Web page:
My very first post on Bigger Pockets. Been reading books and listening to the BP Podcast like crazy. I've recently gotten a serving job, and in my first month have put away $2,200 in savings ranging from my IRA to my first property down payment (huge "You Need A Budget" plug here www.youneedabudget.com).
First of all, I know I'm young, but I'm here to learn. I'm a 21-year-old in AFROTC who will graduate in May 2019. I don't currently have much saved up, been putting most of it into a Roth IRA, but I plan to have somewhere between $10,000 and $20,000 saved up by the time I commission. I'm hoping that this will be enough to put a down payment, and have some cash reserves left over. I don't think I can use the USAA loan or the new lieutenant loan because it would be for investing purposes. Anyone have insight on this?
I'm posting to military investing because I'm curious if anyone has used the following technique: I want to buy a quadplex either where I live now or at my first base, live in one of the units, and landlord the other 3. Has anyone done this before, what are the pros and cons? What did you do once you PCS'd to your next base? How much did your property management company charge you to take over, or how much do they usually charge? If I could have a cash flow that covered my rent, plus more, plus BAH, I'd be elated, but of course this is all hypothetical because it could be 3 years before I reach my first duty station (Intel. Tech School is super backed up).
Great idea @Jonathan Westerdale I wish I would have started that young!
Jonathan, great job squirreling away money toward a goal you've done a pretty good job of sketching out. I'd say your general idea is very much viable. Typically you need to serve on active duty for 6 months to qualify for a VA Loan. Since it sounds like you'll have some schooling post commission, you should be fine qualifying for a VA Loan once you finally make it to your first duty station. That'd allow you to put 0% down on up to 4 units. The max VA guarantee typically covers a mortgage of ~$426k, but it can be higher in more expensive areas. This is a great post on using the VA Loan to build up a rental portfolio.
So, depending on where you end up, you could use a VA Loan to buy a quadplex for very little money out of pocket at your first duty station and occupy one unit while renting out the others. The USAA Career Starter Loan can be used for whatever you want, really, and only takes a few clicks (or at least it did when I took mine out in 2013). I used mine as the down payment on my first rental. It sounds like, in your situation, you could use it as funds toward fixing up/improving your quadplex. So, yes, you can use it for investing.
Once you PCS, you'd rent out the unit you were living in. Darrell (who wrote the post linked to above) self manages his units, which isn't all that uncommon. Elizabeth Colegrove has written a bunch of stuff on this site and has been on the BP podcast and she's managed her family's rental portfolio long distance while living a military family lifestyle. So, if you want to continue to manage yourself, it's doable.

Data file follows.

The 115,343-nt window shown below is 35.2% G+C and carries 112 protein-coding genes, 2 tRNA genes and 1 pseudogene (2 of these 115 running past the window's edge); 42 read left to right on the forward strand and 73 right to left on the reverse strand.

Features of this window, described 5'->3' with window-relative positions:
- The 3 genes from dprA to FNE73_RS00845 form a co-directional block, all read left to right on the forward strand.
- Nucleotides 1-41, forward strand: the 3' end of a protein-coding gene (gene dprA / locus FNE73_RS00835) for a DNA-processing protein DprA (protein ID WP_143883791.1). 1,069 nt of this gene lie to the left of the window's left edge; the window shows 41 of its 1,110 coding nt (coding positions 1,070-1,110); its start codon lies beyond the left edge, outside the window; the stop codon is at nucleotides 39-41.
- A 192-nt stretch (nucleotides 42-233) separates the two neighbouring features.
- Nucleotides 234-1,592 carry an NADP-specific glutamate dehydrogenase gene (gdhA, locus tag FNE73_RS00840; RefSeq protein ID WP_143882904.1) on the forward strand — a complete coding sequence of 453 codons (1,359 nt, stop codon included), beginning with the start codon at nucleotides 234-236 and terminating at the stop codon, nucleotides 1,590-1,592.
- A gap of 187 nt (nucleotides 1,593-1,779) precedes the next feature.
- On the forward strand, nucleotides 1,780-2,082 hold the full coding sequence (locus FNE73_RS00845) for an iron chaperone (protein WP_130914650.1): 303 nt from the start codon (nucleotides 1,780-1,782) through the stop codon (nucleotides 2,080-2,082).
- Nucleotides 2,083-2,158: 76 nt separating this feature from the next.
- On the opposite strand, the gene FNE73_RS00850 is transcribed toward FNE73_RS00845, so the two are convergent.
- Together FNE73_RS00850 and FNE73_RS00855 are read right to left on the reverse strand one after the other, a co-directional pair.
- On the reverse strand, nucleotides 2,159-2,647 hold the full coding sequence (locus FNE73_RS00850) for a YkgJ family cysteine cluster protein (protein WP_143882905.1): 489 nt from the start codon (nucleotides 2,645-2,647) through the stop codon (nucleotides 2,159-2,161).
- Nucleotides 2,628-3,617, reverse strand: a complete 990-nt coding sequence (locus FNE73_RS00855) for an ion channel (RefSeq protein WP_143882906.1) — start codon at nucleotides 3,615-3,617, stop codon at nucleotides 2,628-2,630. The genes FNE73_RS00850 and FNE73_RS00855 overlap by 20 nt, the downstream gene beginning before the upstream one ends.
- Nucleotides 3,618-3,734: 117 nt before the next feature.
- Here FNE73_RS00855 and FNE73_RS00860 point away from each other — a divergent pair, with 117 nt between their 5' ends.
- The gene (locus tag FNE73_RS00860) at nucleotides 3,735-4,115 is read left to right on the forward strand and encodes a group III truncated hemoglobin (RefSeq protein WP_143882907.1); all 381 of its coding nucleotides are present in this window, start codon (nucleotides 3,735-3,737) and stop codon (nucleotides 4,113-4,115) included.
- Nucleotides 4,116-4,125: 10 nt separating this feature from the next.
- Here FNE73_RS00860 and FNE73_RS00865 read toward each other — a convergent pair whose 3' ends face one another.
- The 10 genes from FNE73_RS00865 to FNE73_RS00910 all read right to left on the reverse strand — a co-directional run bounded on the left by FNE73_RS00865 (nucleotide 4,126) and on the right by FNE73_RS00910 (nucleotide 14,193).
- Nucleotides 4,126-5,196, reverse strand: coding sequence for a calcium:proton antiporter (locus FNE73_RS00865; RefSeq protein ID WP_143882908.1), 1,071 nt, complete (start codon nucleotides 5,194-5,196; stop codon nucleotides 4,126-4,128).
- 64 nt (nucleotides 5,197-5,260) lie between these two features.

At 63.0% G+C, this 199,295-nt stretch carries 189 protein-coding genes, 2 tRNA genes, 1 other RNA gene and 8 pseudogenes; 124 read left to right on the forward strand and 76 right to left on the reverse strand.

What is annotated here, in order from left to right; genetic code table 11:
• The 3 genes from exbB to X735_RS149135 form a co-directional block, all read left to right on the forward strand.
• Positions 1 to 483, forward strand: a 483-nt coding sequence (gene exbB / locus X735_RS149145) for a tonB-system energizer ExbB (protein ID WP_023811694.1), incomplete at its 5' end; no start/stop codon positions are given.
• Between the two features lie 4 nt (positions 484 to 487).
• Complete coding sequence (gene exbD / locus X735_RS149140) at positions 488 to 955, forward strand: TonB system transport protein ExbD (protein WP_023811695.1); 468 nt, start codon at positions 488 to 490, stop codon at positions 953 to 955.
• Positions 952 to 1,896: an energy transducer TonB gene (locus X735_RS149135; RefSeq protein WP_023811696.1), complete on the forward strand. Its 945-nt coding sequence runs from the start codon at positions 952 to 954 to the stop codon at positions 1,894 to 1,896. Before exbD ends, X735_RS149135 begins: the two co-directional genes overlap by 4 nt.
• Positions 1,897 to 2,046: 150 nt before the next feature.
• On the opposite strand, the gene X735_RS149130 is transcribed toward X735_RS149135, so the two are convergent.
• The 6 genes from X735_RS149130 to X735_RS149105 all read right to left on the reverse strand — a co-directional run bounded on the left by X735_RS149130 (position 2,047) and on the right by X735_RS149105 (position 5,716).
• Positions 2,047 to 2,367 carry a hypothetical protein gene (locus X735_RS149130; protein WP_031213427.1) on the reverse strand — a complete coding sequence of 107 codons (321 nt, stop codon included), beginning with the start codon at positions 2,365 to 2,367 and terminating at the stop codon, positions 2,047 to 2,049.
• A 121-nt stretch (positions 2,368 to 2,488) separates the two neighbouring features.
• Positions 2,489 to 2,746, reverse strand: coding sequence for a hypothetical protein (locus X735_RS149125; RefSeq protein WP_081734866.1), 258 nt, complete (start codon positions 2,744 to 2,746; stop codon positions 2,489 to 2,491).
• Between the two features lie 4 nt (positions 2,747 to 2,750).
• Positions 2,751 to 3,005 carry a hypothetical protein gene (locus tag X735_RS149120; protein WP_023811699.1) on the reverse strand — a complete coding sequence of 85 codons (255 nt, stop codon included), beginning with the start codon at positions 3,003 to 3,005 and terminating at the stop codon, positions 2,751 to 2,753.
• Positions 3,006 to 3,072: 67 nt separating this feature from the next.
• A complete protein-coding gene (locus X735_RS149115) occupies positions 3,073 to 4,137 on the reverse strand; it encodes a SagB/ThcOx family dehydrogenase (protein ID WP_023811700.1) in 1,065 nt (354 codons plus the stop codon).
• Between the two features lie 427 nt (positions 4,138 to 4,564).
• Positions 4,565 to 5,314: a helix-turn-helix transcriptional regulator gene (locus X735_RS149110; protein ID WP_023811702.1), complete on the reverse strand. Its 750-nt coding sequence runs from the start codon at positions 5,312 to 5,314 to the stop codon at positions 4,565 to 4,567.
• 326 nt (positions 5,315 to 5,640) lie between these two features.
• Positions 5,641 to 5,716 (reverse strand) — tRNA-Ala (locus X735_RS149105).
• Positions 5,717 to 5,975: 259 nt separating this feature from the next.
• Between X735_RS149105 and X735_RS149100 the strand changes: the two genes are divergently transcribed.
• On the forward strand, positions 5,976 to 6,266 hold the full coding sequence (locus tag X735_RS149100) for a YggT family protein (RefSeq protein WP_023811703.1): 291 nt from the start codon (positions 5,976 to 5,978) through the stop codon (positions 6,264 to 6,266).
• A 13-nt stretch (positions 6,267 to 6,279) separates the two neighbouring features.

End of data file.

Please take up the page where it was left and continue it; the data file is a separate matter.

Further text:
You could also turn it over to a property manager. The details will vary PM to PM, but typically: placement fees (finding a tenant) range from 1/2-1 month's rent, monthly fees range from 8-10%/month, tenant renewal fees are a couple hundred bucks, and a repair/maintenance fee could be 10-20% of the cost of the repair. You'd work out the details with a property manager in the Property Management Agreement you sign with them. There is also the option of hiring out just the tenant placement, where you'd pay a realtor or property manager a fee to find and place a tenant and you'd do all the rest. This isn't meant to give you all the answers, but to show you that there are a lot of options out there to pull from in order to make something work for your situation.
This is more general info, and I encourage you to check out the other forums and member blogs to read about people operating in residential multi-family and landlording. I'd also check out all the relevant BP podcasts and the BP books and if you haven't already, check out every real estate investing book you can find in your local and/or school library. As you read through the forum posts, you'll probably find a few people who reliably post answers to questions you have. Those folks would be worth reaching out to with a colleague request. Most folks are on BP to help and are more than willing to share their experience. You can also get a whole education by just reading certain people's forum responses over time. I liken it to reading all of Warren Buffett's shareholder letters - I've learned more about business and investing from the several hours I've spent reading those than I did in 4 years of business school.
Hopefully this is a good starting out point for you. What you're envisioning is definitely doable. Start wearing out that search function on BP, diving into the resources available to you, and build up the knowledge you'll need to be ready to take action when you commission and finally make it to your first duty station.
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